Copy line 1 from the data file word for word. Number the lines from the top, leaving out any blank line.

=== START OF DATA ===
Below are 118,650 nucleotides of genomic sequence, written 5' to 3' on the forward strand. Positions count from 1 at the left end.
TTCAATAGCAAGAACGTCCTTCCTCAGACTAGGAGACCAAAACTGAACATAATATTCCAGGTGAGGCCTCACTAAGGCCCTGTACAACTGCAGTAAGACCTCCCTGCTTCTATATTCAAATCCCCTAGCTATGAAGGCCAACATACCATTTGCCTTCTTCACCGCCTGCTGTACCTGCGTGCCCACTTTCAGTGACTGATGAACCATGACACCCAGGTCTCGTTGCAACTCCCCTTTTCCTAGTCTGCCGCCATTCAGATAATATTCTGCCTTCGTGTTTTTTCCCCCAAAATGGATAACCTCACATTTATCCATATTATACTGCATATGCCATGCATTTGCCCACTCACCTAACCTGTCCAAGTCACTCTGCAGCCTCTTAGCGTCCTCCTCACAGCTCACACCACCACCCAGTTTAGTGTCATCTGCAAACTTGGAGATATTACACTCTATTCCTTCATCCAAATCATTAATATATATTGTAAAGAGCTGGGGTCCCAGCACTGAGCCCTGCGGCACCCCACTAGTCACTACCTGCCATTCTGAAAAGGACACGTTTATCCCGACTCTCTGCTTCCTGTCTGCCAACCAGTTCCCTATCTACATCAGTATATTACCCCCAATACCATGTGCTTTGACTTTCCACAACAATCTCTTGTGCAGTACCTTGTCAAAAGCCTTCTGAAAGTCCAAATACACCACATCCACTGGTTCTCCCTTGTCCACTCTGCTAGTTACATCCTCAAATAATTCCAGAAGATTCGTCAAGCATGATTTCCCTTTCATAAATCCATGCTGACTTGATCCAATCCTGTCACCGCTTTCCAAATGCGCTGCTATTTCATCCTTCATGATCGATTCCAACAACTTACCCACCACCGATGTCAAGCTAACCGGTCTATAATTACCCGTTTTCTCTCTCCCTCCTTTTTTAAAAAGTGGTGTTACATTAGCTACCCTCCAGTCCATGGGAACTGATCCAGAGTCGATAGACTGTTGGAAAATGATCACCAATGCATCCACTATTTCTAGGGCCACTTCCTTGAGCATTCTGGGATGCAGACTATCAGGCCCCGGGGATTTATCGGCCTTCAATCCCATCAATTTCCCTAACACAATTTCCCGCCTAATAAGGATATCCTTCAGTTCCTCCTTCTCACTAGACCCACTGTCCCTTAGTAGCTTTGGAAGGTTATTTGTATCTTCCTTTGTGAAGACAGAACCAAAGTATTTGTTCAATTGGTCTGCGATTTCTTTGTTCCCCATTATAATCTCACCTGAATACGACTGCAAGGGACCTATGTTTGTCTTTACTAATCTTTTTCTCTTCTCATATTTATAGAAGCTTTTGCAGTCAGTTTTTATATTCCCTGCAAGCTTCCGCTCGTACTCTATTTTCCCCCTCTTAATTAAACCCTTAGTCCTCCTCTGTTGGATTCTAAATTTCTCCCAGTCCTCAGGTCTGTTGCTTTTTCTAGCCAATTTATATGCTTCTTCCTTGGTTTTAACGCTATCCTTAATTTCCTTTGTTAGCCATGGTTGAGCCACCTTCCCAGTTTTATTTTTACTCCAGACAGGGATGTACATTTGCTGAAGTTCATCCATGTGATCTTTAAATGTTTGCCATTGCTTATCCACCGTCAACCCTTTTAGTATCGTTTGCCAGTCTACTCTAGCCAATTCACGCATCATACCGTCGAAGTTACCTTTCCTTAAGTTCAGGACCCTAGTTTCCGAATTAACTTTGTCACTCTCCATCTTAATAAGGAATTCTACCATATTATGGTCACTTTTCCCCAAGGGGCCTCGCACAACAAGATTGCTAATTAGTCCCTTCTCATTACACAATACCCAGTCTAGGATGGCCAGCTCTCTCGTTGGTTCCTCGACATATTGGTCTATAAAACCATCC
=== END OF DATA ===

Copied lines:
Below are 118,650 nucleotides of genomic sequence, written 5' to 3' on the forward strand. Positions count from 1 at the left end.